I spent many years working as a solo fundraiser in small organizations. I loved so much of the work, but it was tough because sometimes it felt like I was surrounded by people who just didn't understand my job. At all.
I had no one to turn to for support, advice and feedback. Early on in my career I had the pleasure of meeting someone else who was in exactly the same position and with a few other fundraisers, we started our own little Mastermind - a group that met on a regular basis and supported each other in our learning and development.
I'm delighted to have one of those women, Emma Lewzey, guest blog. She'll walk you through the why and how to set up a Mastermind of your own. It's so perfect in its simplicity and doesn't cost a thing.
I hung up the phone, feeling both elated and terrified at the same time.
I’d just gotten a call from a donor, who wanted to give us the largest donation in the history of our organization – and the biggest single gift I’d ever been responsible for at that point in my fundraising career.
The stakes were high, and there was no room for mistakes. We were going to have to do some complex structuring of the gift, and I was the lone fundraiser at a small shop - and honestly? I just didn’t know where to start.
To the rescue! How my small-but-mighty Mastermind saved the day
As I racked my brain about who I could call, I remembered a colleague I had met through a gang of us who gathered regularly for lunch – we called ourselves Women Fundraisers for Social Justice, and we were brought together by our shared belief in philanthropy as an important tool for social change.
She was able to talk me down, and walk me through the structuring of the gift step by step.
The donor was happy, and I was happy, and I owed my colleague a beer!
Lunching with these ladies was one of my first experiences of the importance of building a supportive community – a trusted group you can turn to with sensitive questions, where you can comfortably share both your successes and failures, and have a good laugh while you are doing it.
The core group of us are still in touch today, close to (gulp!) 15 years after our first meeting, and are still an incredibly important part of my support network.
Don’t have a Mastermind?
Are you interested in the idea of community of like-minded fundraisers, but aren’t currently part of one yourself?
Well, why not build one?
Here are a few things to think about:
What are your shared values, and/or shared experiences?
Our Mastermind formed around our shared values – our commitment to social justice, equity, diversity and inclusion. Many of us worked in women’s organizations, and a lot of us were at smaller shops. Your community could be formed around any shared experience, and could be large or small – I’ve been to larger affinity group gatherings of LGBTQ+ fundraisers, and I meet yearly for a “Chairs’ Brunch” with a teeny group of three of us who have all held the board chair role at the same organization at some point over the past 10 years.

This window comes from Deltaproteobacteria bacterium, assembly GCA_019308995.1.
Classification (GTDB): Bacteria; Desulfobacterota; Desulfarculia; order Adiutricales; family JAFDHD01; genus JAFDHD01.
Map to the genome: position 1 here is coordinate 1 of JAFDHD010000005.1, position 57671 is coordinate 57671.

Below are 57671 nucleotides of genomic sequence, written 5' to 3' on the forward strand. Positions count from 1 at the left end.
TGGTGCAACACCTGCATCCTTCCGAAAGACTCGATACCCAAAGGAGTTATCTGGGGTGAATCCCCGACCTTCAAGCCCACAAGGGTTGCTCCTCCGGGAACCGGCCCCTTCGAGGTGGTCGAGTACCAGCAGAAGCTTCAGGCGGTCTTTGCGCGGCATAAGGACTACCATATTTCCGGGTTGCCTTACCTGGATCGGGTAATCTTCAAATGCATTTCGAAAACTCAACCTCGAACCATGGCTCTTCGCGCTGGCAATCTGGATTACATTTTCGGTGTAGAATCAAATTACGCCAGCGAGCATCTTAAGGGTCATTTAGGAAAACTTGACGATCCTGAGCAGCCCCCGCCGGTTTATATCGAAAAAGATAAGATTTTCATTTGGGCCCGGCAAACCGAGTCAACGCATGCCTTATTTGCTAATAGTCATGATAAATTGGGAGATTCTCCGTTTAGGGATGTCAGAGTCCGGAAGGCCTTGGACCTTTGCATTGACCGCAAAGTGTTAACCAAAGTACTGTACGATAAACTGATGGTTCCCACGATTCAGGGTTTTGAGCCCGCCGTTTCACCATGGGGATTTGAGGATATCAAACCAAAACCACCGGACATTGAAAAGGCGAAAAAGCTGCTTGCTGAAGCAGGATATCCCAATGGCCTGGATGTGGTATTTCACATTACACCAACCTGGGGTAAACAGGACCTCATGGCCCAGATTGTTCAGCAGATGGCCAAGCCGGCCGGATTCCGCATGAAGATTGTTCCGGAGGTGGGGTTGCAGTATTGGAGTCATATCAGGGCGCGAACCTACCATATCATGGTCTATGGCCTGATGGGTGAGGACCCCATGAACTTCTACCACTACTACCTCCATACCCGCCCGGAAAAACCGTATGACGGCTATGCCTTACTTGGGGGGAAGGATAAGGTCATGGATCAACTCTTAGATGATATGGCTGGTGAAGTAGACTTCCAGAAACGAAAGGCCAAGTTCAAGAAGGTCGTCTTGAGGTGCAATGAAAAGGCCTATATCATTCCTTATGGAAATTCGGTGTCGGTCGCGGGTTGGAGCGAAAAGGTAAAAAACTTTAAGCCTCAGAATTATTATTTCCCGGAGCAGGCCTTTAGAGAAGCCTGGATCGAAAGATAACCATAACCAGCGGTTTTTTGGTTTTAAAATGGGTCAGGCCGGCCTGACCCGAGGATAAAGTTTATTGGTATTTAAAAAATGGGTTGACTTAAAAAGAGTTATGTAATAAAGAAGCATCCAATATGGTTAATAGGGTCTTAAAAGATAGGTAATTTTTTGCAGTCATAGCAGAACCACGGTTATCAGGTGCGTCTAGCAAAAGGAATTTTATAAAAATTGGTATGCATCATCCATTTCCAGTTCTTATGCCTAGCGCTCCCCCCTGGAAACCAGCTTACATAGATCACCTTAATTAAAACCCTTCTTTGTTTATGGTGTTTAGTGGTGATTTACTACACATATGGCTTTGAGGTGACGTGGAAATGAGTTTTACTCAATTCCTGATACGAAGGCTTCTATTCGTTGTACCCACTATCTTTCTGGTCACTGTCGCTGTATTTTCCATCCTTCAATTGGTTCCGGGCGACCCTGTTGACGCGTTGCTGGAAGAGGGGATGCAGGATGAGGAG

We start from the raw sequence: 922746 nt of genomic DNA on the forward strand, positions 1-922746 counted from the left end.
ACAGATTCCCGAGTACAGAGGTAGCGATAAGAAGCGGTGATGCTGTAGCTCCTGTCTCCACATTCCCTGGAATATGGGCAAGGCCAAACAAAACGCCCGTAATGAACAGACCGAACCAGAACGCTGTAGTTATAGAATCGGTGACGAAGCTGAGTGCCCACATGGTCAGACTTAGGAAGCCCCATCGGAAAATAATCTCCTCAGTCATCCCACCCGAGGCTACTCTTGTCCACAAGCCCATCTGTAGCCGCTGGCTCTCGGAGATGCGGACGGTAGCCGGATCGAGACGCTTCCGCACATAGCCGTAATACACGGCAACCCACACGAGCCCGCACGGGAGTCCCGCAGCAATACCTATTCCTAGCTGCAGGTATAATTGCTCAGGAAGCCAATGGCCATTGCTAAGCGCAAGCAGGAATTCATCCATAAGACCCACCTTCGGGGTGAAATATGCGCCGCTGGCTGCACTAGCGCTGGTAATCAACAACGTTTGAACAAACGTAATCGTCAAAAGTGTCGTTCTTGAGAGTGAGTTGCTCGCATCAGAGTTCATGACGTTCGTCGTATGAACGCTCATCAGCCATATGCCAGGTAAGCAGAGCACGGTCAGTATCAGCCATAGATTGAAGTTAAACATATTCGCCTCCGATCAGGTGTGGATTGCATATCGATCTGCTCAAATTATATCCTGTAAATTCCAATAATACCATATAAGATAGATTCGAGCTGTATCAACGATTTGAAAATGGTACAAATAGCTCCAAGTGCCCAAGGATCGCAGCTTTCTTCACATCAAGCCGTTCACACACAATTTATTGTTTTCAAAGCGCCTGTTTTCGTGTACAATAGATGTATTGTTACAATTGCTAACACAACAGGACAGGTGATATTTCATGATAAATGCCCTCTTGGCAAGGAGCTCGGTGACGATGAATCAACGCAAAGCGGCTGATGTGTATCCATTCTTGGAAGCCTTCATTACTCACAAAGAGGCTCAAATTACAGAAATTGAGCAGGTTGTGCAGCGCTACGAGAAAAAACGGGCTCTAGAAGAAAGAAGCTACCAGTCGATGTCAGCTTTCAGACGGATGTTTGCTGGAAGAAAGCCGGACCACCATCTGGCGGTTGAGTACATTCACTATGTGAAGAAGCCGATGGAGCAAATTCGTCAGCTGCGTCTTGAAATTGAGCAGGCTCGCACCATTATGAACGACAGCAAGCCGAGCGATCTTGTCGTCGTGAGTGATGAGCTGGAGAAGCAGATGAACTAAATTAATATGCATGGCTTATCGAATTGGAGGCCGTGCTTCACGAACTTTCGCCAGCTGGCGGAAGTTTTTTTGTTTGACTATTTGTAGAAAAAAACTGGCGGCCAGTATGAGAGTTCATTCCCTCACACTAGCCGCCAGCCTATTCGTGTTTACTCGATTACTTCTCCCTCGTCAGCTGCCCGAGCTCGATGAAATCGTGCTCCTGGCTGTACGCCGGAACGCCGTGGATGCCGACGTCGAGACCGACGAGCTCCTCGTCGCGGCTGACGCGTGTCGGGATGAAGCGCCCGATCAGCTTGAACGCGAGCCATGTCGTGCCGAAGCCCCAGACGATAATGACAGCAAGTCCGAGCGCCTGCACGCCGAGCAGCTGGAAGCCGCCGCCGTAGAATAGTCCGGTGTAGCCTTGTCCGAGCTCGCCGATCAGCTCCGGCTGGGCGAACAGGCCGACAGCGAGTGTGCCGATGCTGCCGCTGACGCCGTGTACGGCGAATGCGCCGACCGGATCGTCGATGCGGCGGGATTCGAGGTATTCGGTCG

What happens in your community, stays in your community.
Knowing you can count on your peeps to help you solve some of your stickiest problems is one of the best things about being part of a Mastermind. If you are helping someone in your group with a sensitive issue, knowing that those conversations will be kept confidential is crucial. Mutual trust is a really important part of building your community.
How structured do you want to be?
I think at one point we actually had a terms of reference for Women Fundraisers for Social Justice (trust a bunch of type A fundraisers to write a TOR for their recurring lunch meeting!). Our Mastermind grew as new people invited others in, and we wanted to have something formal to share that articulated the values that drew us together, and our expectations of others who joined our group. Perhaps you’d like to do the same – or, you could take a more organic approach, and invite a group of like-minded folks together, and see what happens!
Have you tapped into the resources that are already there?
If you're just starting out and don't know where to find like-minded fundraisers, try tap into your local associations. Go to their events and meet people, start to build your network and then invite anyone you really connect with to be part of a Mastermind.
The Association of Fundraising Professionals (AFP) offers all sorts of opportunities to find your community. Here in Toronto, we have the Inclusive Giving Fellowship, which is an awesome group of emerging leaders from diverse communities (shameless self-plug, I help run this program), and you can sign up for their e-newsletter to stay up to date on upcoming events and other developments.
Are you inspired to form your own community of like-minded fundraisers? We’d love to hear about it! And maybe you can invite us to join your lunch one day!
Emma Lewzey is a proud fundraiser with a deep commitment to working towards social change. She's been helping organizations like yours build and grow successful, sustainable fundraising programs since 1995. Emma co-chairs the AFP Fellowship in Inclusion and Philanthropy, a unique program that works to build a pipeline of fundraising leaders who reflect the diversity of our communities.